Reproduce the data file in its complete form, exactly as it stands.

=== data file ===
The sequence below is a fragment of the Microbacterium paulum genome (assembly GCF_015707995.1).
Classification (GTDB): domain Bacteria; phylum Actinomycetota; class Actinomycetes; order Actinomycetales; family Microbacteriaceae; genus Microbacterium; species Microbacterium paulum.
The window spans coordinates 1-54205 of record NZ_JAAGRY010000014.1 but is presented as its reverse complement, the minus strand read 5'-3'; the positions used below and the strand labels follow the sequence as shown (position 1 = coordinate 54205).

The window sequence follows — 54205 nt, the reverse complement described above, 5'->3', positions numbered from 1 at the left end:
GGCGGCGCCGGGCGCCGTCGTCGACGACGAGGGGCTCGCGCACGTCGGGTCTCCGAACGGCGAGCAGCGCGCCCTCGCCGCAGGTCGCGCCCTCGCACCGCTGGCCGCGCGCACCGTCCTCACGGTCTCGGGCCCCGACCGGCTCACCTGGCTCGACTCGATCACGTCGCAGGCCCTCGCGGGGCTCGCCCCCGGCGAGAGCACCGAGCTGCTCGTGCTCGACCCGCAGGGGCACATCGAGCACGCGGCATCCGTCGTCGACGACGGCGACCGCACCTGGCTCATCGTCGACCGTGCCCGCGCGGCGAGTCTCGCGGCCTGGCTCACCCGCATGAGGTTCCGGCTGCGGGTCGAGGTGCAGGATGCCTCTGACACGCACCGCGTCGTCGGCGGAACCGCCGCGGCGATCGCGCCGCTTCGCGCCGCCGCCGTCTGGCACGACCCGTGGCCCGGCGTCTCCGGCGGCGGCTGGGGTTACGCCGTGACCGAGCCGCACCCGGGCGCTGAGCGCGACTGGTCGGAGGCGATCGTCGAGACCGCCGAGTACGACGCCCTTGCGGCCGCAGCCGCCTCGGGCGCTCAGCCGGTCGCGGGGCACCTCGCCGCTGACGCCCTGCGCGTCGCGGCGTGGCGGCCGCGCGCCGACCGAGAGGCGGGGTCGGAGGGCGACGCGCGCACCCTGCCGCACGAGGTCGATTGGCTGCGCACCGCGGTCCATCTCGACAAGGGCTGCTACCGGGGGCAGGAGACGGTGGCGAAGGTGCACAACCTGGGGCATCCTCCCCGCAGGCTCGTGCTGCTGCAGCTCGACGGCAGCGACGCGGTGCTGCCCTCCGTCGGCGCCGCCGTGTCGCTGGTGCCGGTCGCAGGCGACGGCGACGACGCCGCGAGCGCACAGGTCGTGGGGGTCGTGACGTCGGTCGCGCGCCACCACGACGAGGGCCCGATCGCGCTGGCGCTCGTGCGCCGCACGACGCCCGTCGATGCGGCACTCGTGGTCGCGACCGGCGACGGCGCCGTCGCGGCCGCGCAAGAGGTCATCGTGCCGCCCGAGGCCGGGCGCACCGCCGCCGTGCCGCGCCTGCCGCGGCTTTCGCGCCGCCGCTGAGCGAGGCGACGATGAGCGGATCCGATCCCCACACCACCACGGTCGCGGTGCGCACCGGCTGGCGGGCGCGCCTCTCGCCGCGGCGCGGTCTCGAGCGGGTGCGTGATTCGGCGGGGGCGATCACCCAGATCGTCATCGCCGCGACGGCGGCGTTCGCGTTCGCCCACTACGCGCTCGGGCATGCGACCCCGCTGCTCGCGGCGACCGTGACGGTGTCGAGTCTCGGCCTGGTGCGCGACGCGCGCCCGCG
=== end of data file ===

The sequence below is a fragment of the Microbacterium paulum genome (assembly GCF_015707995.1).
Classification (GTDB): domain Bacteria; phylum Actinomycetota; class Actinomycetes; order Actinomycetales; family Microbacteriaceae; genus Microbacterium; species Microbacterium paulum.
The window spans coordinates 1-54205 of record NZ_JAAGRY010000014.1 but is presented as its reverse complement, the minus strand read 5'-3'; the positions used below and the strand labels follow the sequence as shown (position 1 = coordinate 54205).

The window sequence follows — 54205 nt, the reverse complement described above, 5'->3', positions numbered from 1 at the left end:
GGCGGCGCCGGGCGCCGTCGTCGACGACGAGGGGCTCGCGCACGTCGGGTCTCCGAACGGCGAGCAGCGCGCCCTCGCCGCAGGTCGCGCCCTCGCACCGCTGGCCGCGCGCACCGTCCTCACGGTCTCGGGCCCCGACCGGCTCACCTGGCTCGACTCGATCACGTCGCAGGCCCTCGCGGGGCTCGCCCCCGGCGAGAGCACCGAGCTGCTCGTGCTCGACCCGCAGGGGCACATCGAGCACGCGGCATCCGTCGTCGACGACGGCGACCGCACCTGGCTCATCGTCGACCGTGCCCGCGCGGCGAGTCTCGCGGCCTGGCTCACCCGCATGAGGTTCCGGCTGCGGGTCGAGGTGCAGGATGCCTCTGACACGCACCGCGTCGTCGGCGGAACCGCCGCGGCGATCGCGCCGCTTCGCGCCGCCGCCGTCTGGCACGACCCGTGGCCCGGCGTCTCCGGCGGCGGCTGGGGTTACGCCGTGACCGAGCCGCACCCGGGCGCTGAGCGCGACTGGTCGGAGGCGATCGTCGAGACCGCCGAGTACGACGCCCTTGCGGCCGCAGCCGCCTCGGGCGCTCAGCCGGTCGCGGGGCACCTCGCCGCTGACGCCCTGCGCGTCGCGGCGTGGCGGCCGCGCGCCGACCGAGAGGCGGGGTCGGAGGGCGACGCGCGCACCCTGCCGCACGAGGTCGATTGGCTGCGCACCGCGGTCCATCTCGACAAGGGCTGCTACCGGGGGCAGGAGACGGTGGCGAAGGTGCACAACCTGGGGCATCCTCCCCGCAGGCTCGTGCTGCTGCAGCTCGACGGCAGCGACGCGGTGCTGCCCTCCGTCGGCGCCGCCGTGTCGCTGGTGCCGGTCGCAGGCGACGGCGACGACGCCGCGAGCGCACAGGTCGTGGGGGTCGTGACGTCGGTCGCGCGCCACCACGACGAGGGCCCGATCGCGCTGGCGCTCGTGCGCCGCACGACGCCCGTCGATGCGGCACTCGTGGTCGCGACCGGCGACGGCGCCGTCGCGGCCGCGCAAGAGGTCATCGTGCCGCCCGAGGCCGGGCGCACCGCCGCCGTGCCGCGCCTGCCGCGGCTTTCGCGCCGCCGCTGAGCGAGGCGACGATGAGCGGATCCGATCCCCACACCACCACGGTCGCGGTGCGCACCGGCTGGCGGGCGCGCCTCTCGCCGCGGCGCGGTCTCGAGCGGGTGCGTGATTCGGCGGGGGCGATCACCCAGATCGTCATCGCCGCGACGGCGGCGTTCGCGTTCGCCCACTACGCGCTCGGGCATGCGACCCCGCTGCTCGCGGCGACCGTGACGGTGTCGAGTCTCGGCCTGGTGCGCGACGCGCGCCCGCG